Friday, September 12, 2008

Service Composition

Quite often we hear of service composition as one of the key benefits of the service oriented style of architecture. With service composition, we are referring to the creation of new services from wiring up of existing services in new ways to deliver new value.

According to the standard reading material, service composition is best achieved through orchestration. This is usually achieved through the use of middleware such as an ESB or integration broker. A workflow orchestrates the invocations of a number of services in order to achieve some particular outcome.

As such, we find that a service may comprise some of its own logic (including the orchestration logic), as well as a number of lower level services.

This concept of service composition is central to the Layered Service Model where lower level task and entity services are composed into higher level process services. As you will have gleaned from my previous posts on the topic, I'm not a supporter of the Layered Service Model approach. One of the issues of this approach is that lower level services are reused by many higher level services, resulting in high coupling between those higher level services.

In the past, I have highly recommended that people pursue what I call a Self-Contained Process-Centric Service Model. Here, services are centred around autonomous business functions such as Sales, Marketing and Billing. What I probably didn't emphasise about this approach however is that it refers only to the top-level service model. Each business service may be composed of lower level services.

Note that these lower level services are not business services. They are services that serve a particular function in support of the business service. They are an implementation detail of the business service. In fact, they are actually really just distributed components or integration points. However if the means of communication with the distributed component or integration point is the exchange of messages via endpoints in conformance with a service contract, then we technically have a service by the strict definition of SOA.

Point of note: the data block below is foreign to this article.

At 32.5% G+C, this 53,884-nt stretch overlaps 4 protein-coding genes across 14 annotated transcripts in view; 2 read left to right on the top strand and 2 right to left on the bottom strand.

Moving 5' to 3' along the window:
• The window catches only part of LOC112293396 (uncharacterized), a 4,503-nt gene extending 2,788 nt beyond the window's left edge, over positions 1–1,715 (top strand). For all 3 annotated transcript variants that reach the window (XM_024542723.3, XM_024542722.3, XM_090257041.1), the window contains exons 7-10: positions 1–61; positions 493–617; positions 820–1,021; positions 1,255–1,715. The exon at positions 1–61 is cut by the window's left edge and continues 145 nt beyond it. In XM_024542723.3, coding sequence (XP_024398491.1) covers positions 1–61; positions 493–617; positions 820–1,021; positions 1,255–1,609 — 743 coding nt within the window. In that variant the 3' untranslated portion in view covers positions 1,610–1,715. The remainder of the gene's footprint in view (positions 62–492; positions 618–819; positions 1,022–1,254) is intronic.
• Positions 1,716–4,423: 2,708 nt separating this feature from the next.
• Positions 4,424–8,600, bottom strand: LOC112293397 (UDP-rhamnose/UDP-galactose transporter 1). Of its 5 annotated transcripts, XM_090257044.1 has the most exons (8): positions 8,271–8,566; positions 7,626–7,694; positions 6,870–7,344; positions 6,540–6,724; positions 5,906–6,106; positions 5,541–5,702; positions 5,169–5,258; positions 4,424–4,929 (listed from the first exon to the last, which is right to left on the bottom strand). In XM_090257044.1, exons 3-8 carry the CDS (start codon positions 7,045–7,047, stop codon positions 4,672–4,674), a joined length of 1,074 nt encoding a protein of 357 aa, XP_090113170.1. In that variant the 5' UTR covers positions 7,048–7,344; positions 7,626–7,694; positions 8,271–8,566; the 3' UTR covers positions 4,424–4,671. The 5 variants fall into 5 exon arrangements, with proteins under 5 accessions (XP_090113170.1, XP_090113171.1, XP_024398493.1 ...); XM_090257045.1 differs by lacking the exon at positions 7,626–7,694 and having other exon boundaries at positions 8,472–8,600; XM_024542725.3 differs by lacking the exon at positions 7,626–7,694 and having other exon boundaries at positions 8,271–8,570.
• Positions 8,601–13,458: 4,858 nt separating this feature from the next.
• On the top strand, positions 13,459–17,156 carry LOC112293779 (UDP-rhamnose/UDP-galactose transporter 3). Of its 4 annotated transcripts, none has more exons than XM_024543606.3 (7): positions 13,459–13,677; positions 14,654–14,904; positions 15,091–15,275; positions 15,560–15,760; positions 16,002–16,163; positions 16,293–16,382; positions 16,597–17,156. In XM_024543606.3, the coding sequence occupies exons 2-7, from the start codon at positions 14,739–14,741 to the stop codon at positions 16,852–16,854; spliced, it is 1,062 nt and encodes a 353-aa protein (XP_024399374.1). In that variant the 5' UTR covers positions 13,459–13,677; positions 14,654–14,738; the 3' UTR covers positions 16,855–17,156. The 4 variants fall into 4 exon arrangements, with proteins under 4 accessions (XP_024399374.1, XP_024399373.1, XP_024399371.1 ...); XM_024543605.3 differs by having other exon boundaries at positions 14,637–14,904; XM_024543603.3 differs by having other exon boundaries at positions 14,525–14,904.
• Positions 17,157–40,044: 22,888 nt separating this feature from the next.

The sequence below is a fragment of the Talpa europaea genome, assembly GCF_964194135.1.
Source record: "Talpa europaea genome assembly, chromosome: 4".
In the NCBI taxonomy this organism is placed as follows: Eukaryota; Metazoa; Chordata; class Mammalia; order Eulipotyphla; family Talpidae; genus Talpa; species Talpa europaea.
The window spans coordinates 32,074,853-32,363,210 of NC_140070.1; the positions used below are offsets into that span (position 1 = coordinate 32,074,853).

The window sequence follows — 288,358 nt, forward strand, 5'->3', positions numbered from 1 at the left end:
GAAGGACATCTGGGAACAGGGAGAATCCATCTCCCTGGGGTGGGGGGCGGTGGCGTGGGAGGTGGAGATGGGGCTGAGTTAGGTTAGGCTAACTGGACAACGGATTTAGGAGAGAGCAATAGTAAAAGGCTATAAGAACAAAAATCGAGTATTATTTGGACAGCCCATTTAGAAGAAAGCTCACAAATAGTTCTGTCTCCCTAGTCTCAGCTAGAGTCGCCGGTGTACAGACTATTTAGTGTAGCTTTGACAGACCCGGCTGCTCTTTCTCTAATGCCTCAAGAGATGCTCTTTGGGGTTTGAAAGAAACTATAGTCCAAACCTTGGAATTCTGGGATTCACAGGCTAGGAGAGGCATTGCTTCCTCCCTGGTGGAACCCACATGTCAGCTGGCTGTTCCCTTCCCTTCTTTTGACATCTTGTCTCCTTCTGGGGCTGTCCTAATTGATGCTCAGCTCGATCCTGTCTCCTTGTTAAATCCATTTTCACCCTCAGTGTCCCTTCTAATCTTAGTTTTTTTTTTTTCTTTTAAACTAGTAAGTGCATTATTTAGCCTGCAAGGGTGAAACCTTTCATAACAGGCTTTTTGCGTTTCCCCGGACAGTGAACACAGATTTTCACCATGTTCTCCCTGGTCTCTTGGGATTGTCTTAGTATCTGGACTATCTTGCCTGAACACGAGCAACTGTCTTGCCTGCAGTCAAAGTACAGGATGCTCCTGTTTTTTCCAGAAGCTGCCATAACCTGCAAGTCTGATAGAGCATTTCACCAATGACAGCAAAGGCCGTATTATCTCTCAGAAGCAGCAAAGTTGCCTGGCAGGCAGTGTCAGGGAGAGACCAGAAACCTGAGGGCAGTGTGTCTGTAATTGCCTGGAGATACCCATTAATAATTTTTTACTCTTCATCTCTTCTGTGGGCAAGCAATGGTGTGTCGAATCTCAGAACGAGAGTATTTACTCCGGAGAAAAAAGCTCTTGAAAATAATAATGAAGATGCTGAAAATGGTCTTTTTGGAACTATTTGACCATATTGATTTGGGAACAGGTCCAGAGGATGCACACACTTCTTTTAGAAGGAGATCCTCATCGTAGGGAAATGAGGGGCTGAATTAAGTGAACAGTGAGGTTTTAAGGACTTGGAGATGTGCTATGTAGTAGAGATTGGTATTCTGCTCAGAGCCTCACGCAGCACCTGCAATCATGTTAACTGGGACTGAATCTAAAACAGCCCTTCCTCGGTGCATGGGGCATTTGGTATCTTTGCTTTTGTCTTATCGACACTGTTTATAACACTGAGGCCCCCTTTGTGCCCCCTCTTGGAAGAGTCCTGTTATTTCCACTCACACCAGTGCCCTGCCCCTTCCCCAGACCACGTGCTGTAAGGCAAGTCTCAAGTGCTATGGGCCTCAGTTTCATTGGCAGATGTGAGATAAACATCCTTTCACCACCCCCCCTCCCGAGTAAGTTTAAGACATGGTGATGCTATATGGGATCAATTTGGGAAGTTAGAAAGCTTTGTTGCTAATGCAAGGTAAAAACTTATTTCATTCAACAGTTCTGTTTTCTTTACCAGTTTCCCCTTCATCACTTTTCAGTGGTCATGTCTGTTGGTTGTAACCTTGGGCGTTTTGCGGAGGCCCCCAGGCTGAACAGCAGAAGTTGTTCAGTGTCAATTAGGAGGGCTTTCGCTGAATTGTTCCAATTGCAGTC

In a green fields implementation where the software supporting each business service is built from scratch, there may be no lower level services involved. That is, there is no service composition. Alternatively, the service software may be implemented with a smart client application that interacts with some back end components via the exchange of messages in conformance to a service contract. Thus, those back end components technically expose a service to the smart client application.

Say in support of this business service, the back end components also interact with a Web service provided by another organisation. Now we have another service added to the mix. Here we can see services being composed in support of the larger business service.

Where a business service is supported by a number of legacy applications we see even more composition. When the business service receives a message, it must invoke one or more of these legacy applications appropriately. This may be achieved by invoking Web services exposed by these applications, thus constituting further service composition.

So we see that services certainly can be composed in support of larger services. However I would hesitate to name this as a benefit of the SOA style of architecture. It is merely an implementation choice of any given service. Service composition has only come to be viewed by many as a key benefit of SOA due to the reuse promised (falsely in my opinion) by the Layered Service Model approach.

9 comments:

miguel said...

Hey Bill,
Nice topic. Got a couple of questions though.

1) Are we talking about an analogous Composition to Gang-of-Four Composite pattern? That is can we define, lets say in a .NET world, service attributes that will act as contracts into the composition services? So that instantiating a service with attribute [PersistentService] will, by way of inversion of control or whatever, provide that service with an opaque way to access the composite services that perform that duty.
Ofcourse we really want to make something like that hetrogenous.

Or am I way off the track?

2)Can we call it SOAComposite? :)

Cheers,

Miguel de Sousa

Bill said...

Hi Miguel,

Very good question! In fact the comparison between composition in the SOA world and Component Oriented Programming world is rather enlightening.

I've written a post about this point here.

To get back to your point about composing services in a .NET world through application of an attribute such as [PersistentService], service composition in SOA is far more explicit than that. Lower level services are explicitly consumed by higher level services.

Cheers,
Bill

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